Notre-Dame de Paris: Volume 1

L. Hachette

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Publisher
L. Hachette
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Published on
Dec 31, 1861
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Pages
296
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Best For
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Language
French
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Content Protection
This content is DRM free.
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Victor Hugo
Gwynplaine is a young homeless boy with a facial disfigurement who comes to the rescue of an infant girl orphaned as the result of a snowstorm. After the two are adopted by an itinerant carnival vendor called Ursus, they embark on a life on the road, for fifteen years performing to audiences in southern England. However, when Duchess Josiana, the illegitimate daughter of King James I, discovers their act, their lives are changed forever. “The Man Who Laughs” was written by Victor Hugo over a period of fifteen months while he was living in the Channel Islands, having been exiled from his native France. Contents include: “Book the First. Night not so Black as Man”, ”Portland Bill”, “Left Alone”, “Questions”, “The Tree of Human Invention”, “Struggle Between Death and Life”, “The North Point of Portland”, “Book The Second. The Hooker at Sea”, “Superhuman Laws”, “Our First Rough Sketches Filled In”, “Troubles men on the Troubled Sea”, et cetera. Victor Marie Hugo (1802 – 1885) was a French novelist, dramatist, and poet belonging to the Romantic movement. He is widely hailed as one of the most accomplished and well-known French writers, originally achieving renown for his poetical endeavours—the most notable of which are the volumes “Les Contemplations” and “La Légende des siècles”. Outside of his native country, Hugo's best-known works are his novels: “Les Misérables” (1862) and “Notre-Dame de Paris” (1831), commonly known as “The Hunchback of Notre-Dame”. Many vintage books such as this are becoming increasingly scarce and expensive. We are republishing this book now in an affordable, high-quality, modern edition complete with a specially commissioned new biography of the author.
Victor Hugo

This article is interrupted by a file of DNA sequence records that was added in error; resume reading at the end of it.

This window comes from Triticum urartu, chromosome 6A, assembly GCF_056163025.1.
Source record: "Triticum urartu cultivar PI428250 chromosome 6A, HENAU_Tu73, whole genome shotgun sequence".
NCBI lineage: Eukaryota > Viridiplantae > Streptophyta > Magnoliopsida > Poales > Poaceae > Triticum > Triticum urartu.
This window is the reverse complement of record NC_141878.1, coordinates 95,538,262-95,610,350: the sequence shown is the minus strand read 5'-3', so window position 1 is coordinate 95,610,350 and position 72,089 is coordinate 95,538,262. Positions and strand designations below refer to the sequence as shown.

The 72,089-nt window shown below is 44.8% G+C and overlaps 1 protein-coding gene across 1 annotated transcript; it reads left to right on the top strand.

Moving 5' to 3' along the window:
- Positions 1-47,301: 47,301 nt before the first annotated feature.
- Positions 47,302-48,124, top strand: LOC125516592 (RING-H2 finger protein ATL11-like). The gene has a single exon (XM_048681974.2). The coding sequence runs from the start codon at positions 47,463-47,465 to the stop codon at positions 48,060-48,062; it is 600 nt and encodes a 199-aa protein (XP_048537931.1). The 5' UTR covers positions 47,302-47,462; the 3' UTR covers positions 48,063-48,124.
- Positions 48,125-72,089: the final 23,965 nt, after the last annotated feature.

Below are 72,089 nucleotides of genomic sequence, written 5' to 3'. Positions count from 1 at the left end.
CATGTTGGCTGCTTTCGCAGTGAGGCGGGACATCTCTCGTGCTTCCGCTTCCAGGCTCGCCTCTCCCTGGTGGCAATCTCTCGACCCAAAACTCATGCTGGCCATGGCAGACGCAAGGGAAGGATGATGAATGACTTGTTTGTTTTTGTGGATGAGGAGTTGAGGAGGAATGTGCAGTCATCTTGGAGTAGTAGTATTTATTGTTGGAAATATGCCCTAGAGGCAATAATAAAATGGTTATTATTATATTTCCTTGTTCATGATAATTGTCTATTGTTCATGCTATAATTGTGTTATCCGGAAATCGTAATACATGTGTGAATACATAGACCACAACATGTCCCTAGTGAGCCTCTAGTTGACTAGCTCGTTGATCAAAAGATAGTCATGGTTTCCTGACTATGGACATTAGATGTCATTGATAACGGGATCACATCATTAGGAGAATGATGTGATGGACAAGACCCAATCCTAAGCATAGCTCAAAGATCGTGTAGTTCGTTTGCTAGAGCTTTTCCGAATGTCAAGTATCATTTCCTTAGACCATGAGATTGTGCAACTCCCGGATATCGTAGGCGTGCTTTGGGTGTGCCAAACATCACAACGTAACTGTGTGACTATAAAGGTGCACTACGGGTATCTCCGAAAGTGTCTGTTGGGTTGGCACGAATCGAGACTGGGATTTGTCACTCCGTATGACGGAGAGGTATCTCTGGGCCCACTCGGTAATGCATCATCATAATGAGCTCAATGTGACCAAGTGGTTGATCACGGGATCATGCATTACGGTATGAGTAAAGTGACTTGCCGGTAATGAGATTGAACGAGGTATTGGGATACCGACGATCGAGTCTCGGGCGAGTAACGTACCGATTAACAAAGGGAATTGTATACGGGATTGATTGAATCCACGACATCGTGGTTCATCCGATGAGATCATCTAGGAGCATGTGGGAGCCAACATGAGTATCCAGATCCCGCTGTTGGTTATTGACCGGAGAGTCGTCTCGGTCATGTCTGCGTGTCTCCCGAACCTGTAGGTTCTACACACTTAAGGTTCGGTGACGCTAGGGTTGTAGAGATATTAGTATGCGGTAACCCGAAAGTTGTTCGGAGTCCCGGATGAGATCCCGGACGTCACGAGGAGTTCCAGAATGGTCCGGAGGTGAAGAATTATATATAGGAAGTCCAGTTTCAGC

This carefully crafted ebook: " Les Miserables (Fully Illustrated Unabridged Hapgood Translation)” is formatted for your eReader with a functional and detailed table of contents. Les Miserables is a French historical novel by Victor Hugo, first published in 1862, that is considered one of the greatest novels of the 19th century. The unabridged Hapgood Translation is widely regarded as a classic translation of this novel. This edition is fully illustrated with classic Les Miserables illustrations by different illustrators. Beginning in 1815 and culminating in the 1832 June Rebellion in Paris, the novel follows the lives and interactions of several characters, focusing on the struggles of ex-convict Jean Valjean and his experience of redemption. The novel elaborates upon the history of France, the architecture and urban design of Paris, politics, moral philosophy, antimonarchism, justice, religion, and the types and nature of romantic and familial love. Les Misérables contains many plots, but the main thread is the story of ex-convict, Jean Valjean (known by his prison number, 24601), who becomes a force for good in the world, but cannot escape his dark past. The novel is divided into five volumes, each volume divided into books, and subdivided into chapters (for a total of three hundred sixty-five chapters). Each chapter is relatively short, usually no longer than a few pages. Nevertheless, the novel as a whole is quite lengthy by modern standards, exceeding fourteen hundred pages in unabridged editions (nineteen hundred pages in French). It also contains what has many times, incorrectly, been considered the longest sentence in a published novel. Within the borders of the novel's story, Hugo fills many pages with his thoughts on religion, politics, and society, including several lengthy digressions, one being a discussion on enclosed religious orders, one on the construction of the Paris sewers, another being on argot, and most famously, his retelling of the Battle of Waterloo. Content: Volume I – Fantine Volume II – Cosette Volume III – Marius Volume IV – The Idyll in the Rue Plumet and the Epic in the Rue St. Denis Volume V – Jean Valjean
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